In his first collection, Dubus displays a firm grasp of the requirements of satisfying short fiction and a wide-ranging eye tightly focused on the telling detail. Many of his stories center around prisons, their main characterswhether guards or inmatesbeing men on the edge of incarceration or release, an in-between state rendering them particularly vulnerable to failure and its legacy. The title story tells of a young guard in a minimum-security facility whose sympathies for crime victims are tempered when he is taken hostage by an escapee and, trapped with him during a long night's drive, learns the story behind his conviction. ``Duckling Girl'' is about a teenager who seeks relief from her sexually abusive father with two similarly abusive teenage boys. The particularly accomplished final story, ``Last Dance,'' is narrated by a young man who learns to accept the end of an affair during a night-long hunt for a snapping turtle; with echoes of The Old Man and the Sea , this story captures powerful emotional movement in the carefully rendered details of a metaphor. Often violent, given to drink, vulnerable to sexual desire, Dubus's characters are equally capable of compassion and love. No unessential information diminishes the impact of these stories , but what does matterto both characters and readersis grippingly and generously portrayed. (Jan.)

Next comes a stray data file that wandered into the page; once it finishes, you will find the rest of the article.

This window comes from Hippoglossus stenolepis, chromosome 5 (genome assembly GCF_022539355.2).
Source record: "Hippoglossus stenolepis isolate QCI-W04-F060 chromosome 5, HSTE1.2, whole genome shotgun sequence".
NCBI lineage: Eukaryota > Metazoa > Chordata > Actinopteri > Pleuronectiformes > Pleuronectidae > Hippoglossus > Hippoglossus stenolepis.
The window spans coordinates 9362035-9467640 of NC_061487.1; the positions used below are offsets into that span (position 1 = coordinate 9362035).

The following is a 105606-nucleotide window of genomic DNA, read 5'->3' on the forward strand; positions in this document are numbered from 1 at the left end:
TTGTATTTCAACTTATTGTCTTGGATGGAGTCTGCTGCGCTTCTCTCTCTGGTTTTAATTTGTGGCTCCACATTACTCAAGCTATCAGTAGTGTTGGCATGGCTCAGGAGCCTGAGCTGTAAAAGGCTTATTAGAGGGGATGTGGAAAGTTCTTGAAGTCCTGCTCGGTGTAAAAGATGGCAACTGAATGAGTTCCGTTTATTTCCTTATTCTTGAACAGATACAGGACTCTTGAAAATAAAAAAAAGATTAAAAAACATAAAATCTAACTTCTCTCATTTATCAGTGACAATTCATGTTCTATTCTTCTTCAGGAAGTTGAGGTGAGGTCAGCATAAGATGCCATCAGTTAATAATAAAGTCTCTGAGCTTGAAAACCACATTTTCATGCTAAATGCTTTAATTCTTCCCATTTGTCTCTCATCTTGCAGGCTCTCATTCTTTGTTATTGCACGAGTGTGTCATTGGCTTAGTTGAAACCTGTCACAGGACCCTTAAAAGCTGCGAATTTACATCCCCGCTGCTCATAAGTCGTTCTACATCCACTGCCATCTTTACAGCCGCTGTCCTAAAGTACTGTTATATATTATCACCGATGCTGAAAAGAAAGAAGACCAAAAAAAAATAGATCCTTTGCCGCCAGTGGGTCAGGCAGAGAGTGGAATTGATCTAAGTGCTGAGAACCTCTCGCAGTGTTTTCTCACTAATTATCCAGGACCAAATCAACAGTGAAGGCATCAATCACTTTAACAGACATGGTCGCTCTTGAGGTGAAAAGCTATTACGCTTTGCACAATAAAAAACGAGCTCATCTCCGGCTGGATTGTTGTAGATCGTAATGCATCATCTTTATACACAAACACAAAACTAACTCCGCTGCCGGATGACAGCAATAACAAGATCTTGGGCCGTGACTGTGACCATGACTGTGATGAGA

Reviewed on: 01/01/1989 Release date: 01/01/1989 Genre: Fiction
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